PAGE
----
Barbecue, circa 1934 (oil on canvas), Archibald J. Motley Jr.(1891-1981) / Howard University Gallery of Art, Washington DC, USA / © Valerie Gerrard Browne / Chicago History Museum / Bridgeman Images
One of the greatest visual chroniclers of 20th century American life, particularly that of the African-American experience in the 1920s and 30s, was Archibald John Motley (1891 – 1981). After he graduated from studying painting at the School of the Art Institute of Chicago in 1918, he became one of the major contributors to the Harlem Renaissance, a time in which African-American art reached new heights across America. His colourful artworks often depict lively scenes that were typical of the Jazz Age, ranging from sophisticated gatherings to people dancing along to the sound of trumpets.
The Jazz Age is distinct from other literary movements of its era in that it was more of a cultural movement. Art forms reacted to changing times by changing their rules; many writers started to deviate from the literary forms and norms that had defined the last generation.
The top authors of the period include Ernest Hemingway, William Faulkner, Gertrude Stein, Michael Arlen, F. Scott Fitzgerald and his wife Zelda Sayre Fitzgerald. The 24th September 2016 marked the 120th anniversary of the birth of F. Scott Fitzgerald, who is widely regarded as one of the greatest American writers of the 20th century.
Front cover for the first edition of ‘The Great Gatsby’ by F. Scott Fitzgerald, 1925 (colour pictorial dust jacket), Francis Cugat / Private Collection / Photo © Christie’s Images / Bridgeman Images
Signed copy of ‘This Side of Paradise’, 1920 (print & pen and ink on paper), F. Scott Fitzgerald (1896-1940) / Private Collection / Photo © Christie’s Images / Bridgeman Images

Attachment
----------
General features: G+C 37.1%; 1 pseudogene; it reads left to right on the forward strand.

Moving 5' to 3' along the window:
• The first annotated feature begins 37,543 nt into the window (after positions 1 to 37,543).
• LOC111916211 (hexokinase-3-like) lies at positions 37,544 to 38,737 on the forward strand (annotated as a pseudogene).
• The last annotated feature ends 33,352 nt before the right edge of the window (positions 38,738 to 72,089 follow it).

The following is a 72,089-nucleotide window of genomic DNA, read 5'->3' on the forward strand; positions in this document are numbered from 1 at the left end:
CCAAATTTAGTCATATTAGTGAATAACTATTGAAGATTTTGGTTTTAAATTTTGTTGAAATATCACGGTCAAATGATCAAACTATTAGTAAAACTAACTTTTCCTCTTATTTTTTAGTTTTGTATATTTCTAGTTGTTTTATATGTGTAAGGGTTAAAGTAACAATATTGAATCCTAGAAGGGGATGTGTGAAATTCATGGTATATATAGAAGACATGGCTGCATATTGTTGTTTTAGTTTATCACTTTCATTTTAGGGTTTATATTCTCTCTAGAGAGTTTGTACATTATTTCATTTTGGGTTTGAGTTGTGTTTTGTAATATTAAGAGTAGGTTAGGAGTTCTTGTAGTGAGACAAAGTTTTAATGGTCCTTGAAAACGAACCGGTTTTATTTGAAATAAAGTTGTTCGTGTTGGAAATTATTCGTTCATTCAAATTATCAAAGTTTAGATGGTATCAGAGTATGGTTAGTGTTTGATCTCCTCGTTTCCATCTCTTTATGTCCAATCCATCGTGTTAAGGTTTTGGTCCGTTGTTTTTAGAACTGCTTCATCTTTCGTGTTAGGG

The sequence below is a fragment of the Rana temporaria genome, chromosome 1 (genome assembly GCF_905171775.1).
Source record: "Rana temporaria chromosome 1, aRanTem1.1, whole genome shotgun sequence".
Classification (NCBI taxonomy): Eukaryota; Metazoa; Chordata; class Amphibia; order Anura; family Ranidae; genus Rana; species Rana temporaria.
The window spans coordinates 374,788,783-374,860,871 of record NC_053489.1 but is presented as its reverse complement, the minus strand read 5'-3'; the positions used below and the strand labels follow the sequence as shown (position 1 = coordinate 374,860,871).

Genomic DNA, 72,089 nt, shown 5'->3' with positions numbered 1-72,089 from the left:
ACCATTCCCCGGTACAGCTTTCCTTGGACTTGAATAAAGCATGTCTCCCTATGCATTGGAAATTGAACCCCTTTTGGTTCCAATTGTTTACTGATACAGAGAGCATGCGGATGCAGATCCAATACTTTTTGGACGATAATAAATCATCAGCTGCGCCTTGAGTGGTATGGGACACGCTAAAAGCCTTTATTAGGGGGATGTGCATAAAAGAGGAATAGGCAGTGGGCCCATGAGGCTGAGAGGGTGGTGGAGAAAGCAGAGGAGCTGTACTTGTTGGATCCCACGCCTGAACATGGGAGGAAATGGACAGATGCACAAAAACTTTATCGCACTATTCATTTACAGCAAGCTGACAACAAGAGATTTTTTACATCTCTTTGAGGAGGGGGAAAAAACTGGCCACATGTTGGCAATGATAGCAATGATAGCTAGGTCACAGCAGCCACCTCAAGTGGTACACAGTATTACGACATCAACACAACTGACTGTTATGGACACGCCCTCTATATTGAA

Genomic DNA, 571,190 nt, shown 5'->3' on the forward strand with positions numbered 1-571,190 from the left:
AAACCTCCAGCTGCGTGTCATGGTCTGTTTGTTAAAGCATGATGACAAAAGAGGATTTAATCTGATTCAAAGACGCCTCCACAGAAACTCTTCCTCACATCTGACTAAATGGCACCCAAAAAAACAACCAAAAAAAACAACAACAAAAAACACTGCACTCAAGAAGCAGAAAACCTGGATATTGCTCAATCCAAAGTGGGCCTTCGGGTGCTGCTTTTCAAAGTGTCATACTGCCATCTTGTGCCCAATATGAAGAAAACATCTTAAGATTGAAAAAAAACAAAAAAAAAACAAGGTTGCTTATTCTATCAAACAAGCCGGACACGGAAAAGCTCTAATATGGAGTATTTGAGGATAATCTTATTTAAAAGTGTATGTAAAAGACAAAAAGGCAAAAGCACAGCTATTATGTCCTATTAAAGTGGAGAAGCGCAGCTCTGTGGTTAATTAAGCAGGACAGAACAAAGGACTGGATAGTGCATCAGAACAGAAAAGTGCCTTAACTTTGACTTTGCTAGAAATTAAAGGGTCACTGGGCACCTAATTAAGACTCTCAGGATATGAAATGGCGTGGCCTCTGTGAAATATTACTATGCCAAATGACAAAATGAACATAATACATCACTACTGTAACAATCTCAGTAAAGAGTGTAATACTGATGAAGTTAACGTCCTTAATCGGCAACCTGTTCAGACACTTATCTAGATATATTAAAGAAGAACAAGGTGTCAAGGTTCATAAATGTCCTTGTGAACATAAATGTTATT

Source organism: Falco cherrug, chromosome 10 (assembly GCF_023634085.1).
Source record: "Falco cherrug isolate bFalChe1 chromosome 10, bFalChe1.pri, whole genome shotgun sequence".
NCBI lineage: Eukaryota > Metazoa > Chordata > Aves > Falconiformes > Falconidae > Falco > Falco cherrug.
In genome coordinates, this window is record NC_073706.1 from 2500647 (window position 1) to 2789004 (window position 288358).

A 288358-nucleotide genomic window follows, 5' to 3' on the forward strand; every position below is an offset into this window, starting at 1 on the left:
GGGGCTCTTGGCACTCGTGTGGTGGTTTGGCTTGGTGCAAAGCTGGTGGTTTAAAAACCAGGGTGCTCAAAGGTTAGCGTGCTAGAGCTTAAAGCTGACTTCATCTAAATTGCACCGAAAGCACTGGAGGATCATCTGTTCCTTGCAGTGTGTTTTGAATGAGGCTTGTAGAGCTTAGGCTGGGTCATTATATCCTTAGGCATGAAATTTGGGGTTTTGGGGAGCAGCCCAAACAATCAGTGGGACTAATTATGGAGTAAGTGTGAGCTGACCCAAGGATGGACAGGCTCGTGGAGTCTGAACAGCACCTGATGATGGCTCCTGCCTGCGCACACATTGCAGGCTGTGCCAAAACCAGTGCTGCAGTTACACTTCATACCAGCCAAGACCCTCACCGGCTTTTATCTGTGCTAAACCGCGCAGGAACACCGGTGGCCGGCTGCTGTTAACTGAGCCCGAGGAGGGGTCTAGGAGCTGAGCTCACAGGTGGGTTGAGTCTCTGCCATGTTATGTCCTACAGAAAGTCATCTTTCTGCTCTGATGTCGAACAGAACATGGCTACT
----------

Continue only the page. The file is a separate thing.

Fitzgerald’s most famed novel, The Great Gatsby, provides a critical social history of America during the Roaring Twenties within its narrative. The evolution of jazz music, flapper culture, criminal activity and unprecedented economic prosperity are skilfully depicted in the beautiful tale, which educates readers about the era’s garish society by placing a timeless and relatable plotline within a historical context.
“I was within and without. Simultaneously enchanted and repelled by the inexhaustible variety of life.” – The Great Gatsby
Incredibly The Great Gatsby did not become popular until after Fitzgerald’s death; as such the writer often encountered financial difficulties and struggled to maintain his New York celebrity lifestyle. In addition to other masterpieces such as The Beautiful and the Damned, he also wrote numerous short stories, many of which treat themes of youth and promise, and age and despair.
And so to summarise, in the words of Hugh Hefner:
“I look back on the Roaring Twenties, with its jazz, Great Gatsby and the pre-Code films as a party I had somehow managed to miss.”